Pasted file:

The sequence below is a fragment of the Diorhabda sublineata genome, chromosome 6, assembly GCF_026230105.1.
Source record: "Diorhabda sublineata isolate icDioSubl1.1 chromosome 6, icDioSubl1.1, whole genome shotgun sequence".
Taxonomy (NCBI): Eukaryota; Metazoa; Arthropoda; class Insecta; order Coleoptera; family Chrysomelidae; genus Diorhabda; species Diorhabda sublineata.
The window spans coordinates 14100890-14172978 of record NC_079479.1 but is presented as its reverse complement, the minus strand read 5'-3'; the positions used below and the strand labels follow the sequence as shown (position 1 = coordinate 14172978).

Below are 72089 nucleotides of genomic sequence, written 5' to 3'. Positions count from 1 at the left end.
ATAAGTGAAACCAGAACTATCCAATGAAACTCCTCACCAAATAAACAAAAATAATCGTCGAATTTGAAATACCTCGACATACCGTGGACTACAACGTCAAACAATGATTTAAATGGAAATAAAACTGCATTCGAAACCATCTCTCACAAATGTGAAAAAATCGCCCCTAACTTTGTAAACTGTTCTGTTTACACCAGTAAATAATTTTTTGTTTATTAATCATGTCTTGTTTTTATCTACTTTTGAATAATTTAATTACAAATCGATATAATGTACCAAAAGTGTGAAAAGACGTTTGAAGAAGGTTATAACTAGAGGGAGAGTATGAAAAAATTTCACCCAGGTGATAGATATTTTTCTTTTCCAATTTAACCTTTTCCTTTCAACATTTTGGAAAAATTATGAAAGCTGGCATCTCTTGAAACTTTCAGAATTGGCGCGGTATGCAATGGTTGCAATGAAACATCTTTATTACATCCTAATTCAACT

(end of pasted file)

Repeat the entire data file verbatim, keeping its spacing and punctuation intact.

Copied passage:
The sequence below is a fragment of the Diorhabda sublineata genome, chromosome 6, assembly GCF_026230105.1.
Source record: "Diorhabda sublineata isolate icDioSubl1.1 chromosome 6, icDioSubl1.1, whole genome shotgun sequence".
Taxonomy (NCBI): Eukaryota; Metazoa; Arthropoda; class Insecta; order Coleoptera; family Chrysomelidae; genus Diorhabda; species Diorhabda sublineata.
The window spans coordinates 14100890-14172978 of record NC_079479.1 but is presented as its reverse complement, the minus strand read 5'-3'; the positions used below and the strand labels follow the sequence as shown (position 1 = coordinate 14172978).

Below are 72089 nucleotides of genomic sequence, written 5' to 3'. Positions count from 1 at the left end.
ATAAGTGAAACCAGAACTATCCAATGAAACTCCTCACCAAATAAACAAAAATAATCGTCGAATTTGAAATACCTCGACATACCGTGGACTACAACGTCAAACAATGATTTAAATGGAAATAAAACTGCATTCGAAACCATCTCTCACAAATGTGAAAAAATCGCCCCTAACTTTGTAAACTGTTCTGTTTACACCAGTAAATAATTTTTTGTTTATTAATCATGTCTTGTTTTTATCTACTTTTGAATAATTTAATTACAAATCGATATAATGTACCAAAAGTGTGAAAAGACGTTTGAAGAAGGTTATAACTAGAGGGAGAGTATGAAAAAATTTCACCCAGGTGATAGATATTTTTCTTTTCCAATTTAACCTTTTCCTTTCAACATTTTGGAAAAATTATGAAAGCTGGCATCTCTTGAAACTTTCAGAATTGGCGCGGTATGCAATGGTTGCAATGAAACATCTTTATTACATCCTAATTCAACT